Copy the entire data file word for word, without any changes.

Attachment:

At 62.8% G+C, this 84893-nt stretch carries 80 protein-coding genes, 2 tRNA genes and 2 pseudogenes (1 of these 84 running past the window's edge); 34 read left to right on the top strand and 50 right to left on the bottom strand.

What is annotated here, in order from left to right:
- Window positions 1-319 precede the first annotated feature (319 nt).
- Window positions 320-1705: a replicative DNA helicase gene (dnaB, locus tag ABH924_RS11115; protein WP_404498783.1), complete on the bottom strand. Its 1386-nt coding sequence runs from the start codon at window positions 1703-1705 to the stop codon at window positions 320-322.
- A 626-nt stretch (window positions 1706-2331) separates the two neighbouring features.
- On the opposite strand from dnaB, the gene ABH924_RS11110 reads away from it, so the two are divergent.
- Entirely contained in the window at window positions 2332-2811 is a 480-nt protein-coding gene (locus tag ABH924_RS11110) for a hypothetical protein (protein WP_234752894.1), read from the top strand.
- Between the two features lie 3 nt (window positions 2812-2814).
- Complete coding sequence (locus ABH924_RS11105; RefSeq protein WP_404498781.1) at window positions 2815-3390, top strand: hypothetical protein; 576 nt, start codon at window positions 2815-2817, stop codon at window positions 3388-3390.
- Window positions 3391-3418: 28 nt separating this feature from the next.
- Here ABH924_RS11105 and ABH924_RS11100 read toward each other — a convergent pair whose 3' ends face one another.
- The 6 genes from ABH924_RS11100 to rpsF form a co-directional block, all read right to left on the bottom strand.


At 62.8% G+C, this 84893-nt stretch carries 80 protein-coding genes, 2 tRNA genes and 2 pseudogenes (1 of these 84 running past the window's edge); 34 read left to right on the top strand and 50 right to left on the bottom strand.

What is annotated here, in order from left to right:
- Window positions 1-319 precede the first annotated feature (319 nt).
- Window positions 320-1705: a replicative DNA helicase gene (dnaB, locus tag ABH924_RS11115; protein WP_404498783.1), complete on the bottom strand. Its 1386-nt coding sequence runs from the start codon at window positions 1703-1705 to the stop codon at window positions 320-322.
- A 626-nt stretch (window positions 1706-2331) separates the two neighbouring features.
- On the opposite strand from dnaB, the gene ABH924_RS11110 reads away from it, so the two are divergent.
- Entirely contained in the window at window positions 2332-2811 is a 480-nt protein-coding gene (locus tag ABH924_RS11110) for a hypothetical protein (protein WP_234752894.1), read from the top strand.
- Between the two features lie 3 nt (window positions 2812-2814).
- Complete coding sequence (locus ABH924_RS11105; RefSeq protein WP_404498781.1) at window positions 2815-3390, top strand: hypothetical protein; 576 nt, start codon at window positions 2815-2817, stop codon at window positions 3388-3390.
- Window positions 3391-3418: 28 nt separating this feature from the next.
- Here ABH924_RS11105 and ABH924_RS11100 read toward each other — a convergent pair whose 3' ends face one another.
- The 6 genes from ABH924_RS11100 to rpsF form a co-directional block, all read right to left on the bottom strand.